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[Letter to Clara Breed and Mrs. R. L. Breed from Eleanor Breed, January 2, 1942]

Breed, Eleanor D.

[Letter to Clara Breed and Mrs. R. L. Breed from Eleanor Breed, January 2, 1942]
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H: 11 in, W: 8.5 in (sheet); H: 4.25 in, W: 5.5 in (Christmas card); H: 5.5 in, W: 6.375 in (newspaper clipping); H: 4.375 in, W: 5.625 in (envelope)

Berkeley, Calif., January 2, 1942


Gift of Elizabeth Y. Yamada


1 letter and envelope from Eleanor Breed to Clara Breed and Mother, Mrs. R.L. Breed + Robert Gordon family photo Christmas card and newspaper photo of Gordon family.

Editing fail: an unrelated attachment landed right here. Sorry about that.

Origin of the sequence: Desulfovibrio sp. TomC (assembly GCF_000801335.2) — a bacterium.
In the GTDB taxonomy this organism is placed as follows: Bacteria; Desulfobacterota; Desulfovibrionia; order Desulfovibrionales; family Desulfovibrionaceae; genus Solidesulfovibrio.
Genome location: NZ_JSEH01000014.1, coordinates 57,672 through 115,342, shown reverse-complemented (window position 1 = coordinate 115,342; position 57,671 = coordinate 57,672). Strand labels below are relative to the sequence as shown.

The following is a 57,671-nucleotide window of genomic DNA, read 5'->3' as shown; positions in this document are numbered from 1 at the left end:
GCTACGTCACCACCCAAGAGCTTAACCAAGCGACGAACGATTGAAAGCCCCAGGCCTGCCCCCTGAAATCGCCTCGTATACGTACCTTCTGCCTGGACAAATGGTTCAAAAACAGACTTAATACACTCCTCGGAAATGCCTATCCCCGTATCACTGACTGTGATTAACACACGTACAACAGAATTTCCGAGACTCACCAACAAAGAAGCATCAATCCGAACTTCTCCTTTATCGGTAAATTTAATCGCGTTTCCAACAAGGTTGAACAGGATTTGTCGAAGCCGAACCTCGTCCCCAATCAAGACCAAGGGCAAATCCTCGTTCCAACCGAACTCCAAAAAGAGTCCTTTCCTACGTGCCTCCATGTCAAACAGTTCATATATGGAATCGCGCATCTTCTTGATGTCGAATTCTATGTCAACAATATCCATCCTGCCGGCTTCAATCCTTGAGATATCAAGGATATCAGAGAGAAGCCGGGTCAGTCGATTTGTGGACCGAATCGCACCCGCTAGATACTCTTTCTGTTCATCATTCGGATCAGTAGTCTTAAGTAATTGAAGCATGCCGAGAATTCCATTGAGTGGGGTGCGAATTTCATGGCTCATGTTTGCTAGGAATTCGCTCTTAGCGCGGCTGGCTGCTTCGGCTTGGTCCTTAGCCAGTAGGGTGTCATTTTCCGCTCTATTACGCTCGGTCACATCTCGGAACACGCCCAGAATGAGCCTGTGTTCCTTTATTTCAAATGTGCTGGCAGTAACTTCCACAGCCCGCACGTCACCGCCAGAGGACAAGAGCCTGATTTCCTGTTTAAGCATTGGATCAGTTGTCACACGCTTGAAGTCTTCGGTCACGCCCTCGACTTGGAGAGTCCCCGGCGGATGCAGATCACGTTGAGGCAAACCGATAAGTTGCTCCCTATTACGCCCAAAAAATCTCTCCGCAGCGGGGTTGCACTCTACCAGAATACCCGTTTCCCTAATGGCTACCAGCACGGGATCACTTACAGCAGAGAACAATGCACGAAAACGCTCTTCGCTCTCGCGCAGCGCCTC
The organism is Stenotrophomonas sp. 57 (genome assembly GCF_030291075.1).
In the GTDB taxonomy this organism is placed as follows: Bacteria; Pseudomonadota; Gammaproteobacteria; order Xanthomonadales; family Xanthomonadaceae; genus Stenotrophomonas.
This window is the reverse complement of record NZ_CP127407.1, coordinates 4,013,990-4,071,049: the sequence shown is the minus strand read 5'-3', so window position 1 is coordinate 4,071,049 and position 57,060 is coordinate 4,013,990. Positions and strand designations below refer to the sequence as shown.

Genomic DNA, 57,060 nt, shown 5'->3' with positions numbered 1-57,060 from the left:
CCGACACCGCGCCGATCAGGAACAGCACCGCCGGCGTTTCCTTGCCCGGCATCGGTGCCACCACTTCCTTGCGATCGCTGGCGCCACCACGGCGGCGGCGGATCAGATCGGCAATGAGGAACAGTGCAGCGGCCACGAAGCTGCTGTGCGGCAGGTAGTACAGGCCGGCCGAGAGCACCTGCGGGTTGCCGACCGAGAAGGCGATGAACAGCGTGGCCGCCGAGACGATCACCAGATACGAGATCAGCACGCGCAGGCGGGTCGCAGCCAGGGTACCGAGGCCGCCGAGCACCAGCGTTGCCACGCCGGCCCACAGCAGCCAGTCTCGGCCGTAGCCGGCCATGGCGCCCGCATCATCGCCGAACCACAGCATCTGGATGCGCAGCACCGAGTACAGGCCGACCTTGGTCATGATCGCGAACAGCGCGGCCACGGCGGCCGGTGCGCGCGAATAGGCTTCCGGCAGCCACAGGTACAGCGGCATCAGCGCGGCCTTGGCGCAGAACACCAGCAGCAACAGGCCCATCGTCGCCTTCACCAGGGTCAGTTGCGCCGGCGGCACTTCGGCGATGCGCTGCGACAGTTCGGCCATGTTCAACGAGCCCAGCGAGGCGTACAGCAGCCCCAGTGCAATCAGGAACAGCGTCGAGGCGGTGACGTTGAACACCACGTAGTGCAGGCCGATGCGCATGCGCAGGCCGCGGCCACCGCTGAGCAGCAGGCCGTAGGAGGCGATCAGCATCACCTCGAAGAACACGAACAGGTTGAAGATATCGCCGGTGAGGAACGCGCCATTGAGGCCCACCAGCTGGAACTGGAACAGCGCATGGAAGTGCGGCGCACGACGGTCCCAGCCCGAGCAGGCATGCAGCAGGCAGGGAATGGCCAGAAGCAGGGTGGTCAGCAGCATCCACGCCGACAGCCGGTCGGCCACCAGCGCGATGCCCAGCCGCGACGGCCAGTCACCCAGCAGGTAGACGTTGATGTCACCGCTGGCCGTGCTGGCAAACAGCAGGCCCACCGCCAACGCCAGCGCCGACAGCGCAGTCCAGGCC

Berkely - 1/2/42 / Dearest Family, / New Year's Eve, about 7 p.m. when I was thinking of getting ready for the party at Dick's, the phone rang and a voice said, "Eleanor? Do you know who this is?" I didn't. "Well, it's Mrs. Robert Gordon of Honolulu!" And I was surprised at the ring in my voice as I fairly shouted, "Oh!!! Milly!" I hadn't realized how glad I'd be to hear from her, for I'd persuaded myself she and the children were probably safe, all right. We made a date immediately for the next morning, and I spent New Year's Day in the city with the Gordon refugees (see newspaper photo). Almost the first words Milly said when she greeted me was, "Oh, Eleanor, it's just wonderful to be alive!" / Let's see if I can give a resume of all she said -- hard to do for a day's conversation. About the attack (if you quote this, leave her name out -- might be better) -- as I imagined, they were at home on their ranch over across the Pali. First they knew was the radio reports of planes bombing Pearl Harbor, which they couldn't believe any more than we could, getting them here. The night before they had been at a party with the British Consul and his wife, and had discussed a possible Japanese attack, agreeing that it would come on a Sunday morning when everyone was sound asleep after spending his paycheck in the hot spots and officers were off week-ending -- so this particular Sunday morning seemed especially incredible. They thought it was practice for a while, but the calls came through (some Japanese interference on the frequency even at the start) saying "All nurses report here -- all physicians there -- all engineers somewhere else" and finally they began to believe it. No bombs fell on their side of the island, though they fell up Nuuanu and one on the Punahou campus, and a good many at Waikiki (aimed at Ft. De Russy) and of course most of all at Pearl Harbor. "It's much worse than we know," she insisted. "Four major battleships sunk in the harbor -- probably more like 4,000 casualties, for they're still toting up the number of lads that died trapped in their berths, without a chance to fight for their lives. They got 200 airplanes in on hangar alone, others spread out on the ground." "What about your airplane interceptors -- were they pointing due west to catch the Japanese coming from that direction, and the Japanese foxed them by coming in from the East? That's been my xxx theory," I said. "They were shut down for the week-end," she said. "I don't know as to the authenticity of this, but the story goes," she went on, "that a man out Diamond Head way was up early in the morning and caught sight of the planes through strong glasses, and ran to the phone to telephone the Commander at Pearl Harbor, but all he got was the reply, "Japanese planes? You're drunk. Go back to bed!" / She said that the American-born Japanese mayor of Waimea was found to have a short wa ve set on which he tapped out directions leading in the attacking planes -- and he was shot. The organization for relief in Honolulu went through in fine, efficient fashion, everyone responding quickly and working wherever help was needed. However, there was still stupidity and waste -- two huge trucks loaded with soldiers dashed too fast around the curves of the road to Diamond Head and crashed, killing a large number. Guards were jittery and shot civilians. / "What about some of our men who I hear were able to get their planes up off the ground in five minutes?" I inquired. "There weren't but a few that could -- they hadn't any gas, and supplies were locked up. So was ammunition, and no good going up unless you had something to shoot with." / As to the trip back -- the Lurline, the Matsonia and a third former Matson liner came in, leaving Christmas Day. The Matsoni

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